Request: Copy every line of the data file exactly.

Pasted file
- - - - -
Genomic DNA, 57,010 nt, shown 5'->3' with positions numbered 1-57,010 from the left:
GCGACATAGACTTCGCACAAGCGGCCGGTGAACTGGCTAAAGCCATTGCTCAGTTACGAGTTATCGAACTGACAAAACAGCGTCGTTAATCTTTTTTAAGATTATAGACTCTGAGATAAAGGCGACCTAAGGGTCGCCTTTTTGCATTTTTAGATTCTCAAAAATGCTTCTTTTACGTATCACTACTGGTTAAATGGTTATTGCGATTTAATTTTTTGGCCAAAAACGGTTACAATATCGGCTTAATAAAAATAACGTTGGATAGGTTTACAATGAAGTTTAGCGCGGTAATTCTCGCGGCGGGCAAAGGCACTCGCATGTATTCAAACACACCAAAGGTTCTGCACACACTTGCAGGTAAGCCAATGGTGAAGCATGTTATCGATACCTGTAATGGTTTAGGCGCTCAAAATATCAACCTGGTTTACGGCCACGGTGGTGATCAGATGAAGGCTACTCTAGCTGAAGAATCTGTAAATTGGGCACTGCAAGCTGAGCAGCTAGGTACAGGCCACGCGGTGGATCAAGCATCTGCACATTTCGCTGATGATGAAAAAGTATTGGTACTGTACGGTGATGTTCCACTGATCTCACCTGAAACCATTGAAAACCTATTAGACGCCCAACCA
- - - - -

Genomic DNA, 57,010 nt, shown 5'->3' with positions numbered 1-57,010 from the left:
GCGACATAGACTTCGCACAAGCGGCCGGTGAACTGGCTAAAGCCATTGCTCAGTTACGAGTTATCGAACTGACAAAACAGCGTCGTTAATCTTTTTTAAGATTATAGACTCTGAGATAAAGGCGACCTAAGGGTCGCCTTTTTGCATTTTTAGATTCTCAAAAATGCTTCTTTTACGTATCACTACTGGTTAAATGGTTATTGCGATTTAATTTTTTGGCCAAAAACGGTTACAATATCGGCTTAATAAAAATAACGTTGGATAGGTTTACAATGAAGTTTAGCGCGGTAATTCTCGCGGCGGGCAAAGGCACTCGCATGTATTCAAACACACCAAAGGTTCTGCACACACTTGCAGGTAAGCCAATGGTGAAGCATGTTATCGATACCTGTAATGGTTTAGGCGCTCAAAATATCAACCTGGTTTACGGCCACGGTGGTGATCAGATGAAGGCTACTCTAGCTGAAGAATCTGTAAATTGGGCACTGCAAGCTGAGCAGCTAGGTACAGGCCACGCGGTGGATCAAGCATCTGCACATTTCGCTGATGATGAAAAAGTATTGGTACTGTACGGTGATGTTCCACTGATCTCACCTGAAACCATTGAAAACCTATTAGACGCCCAACCA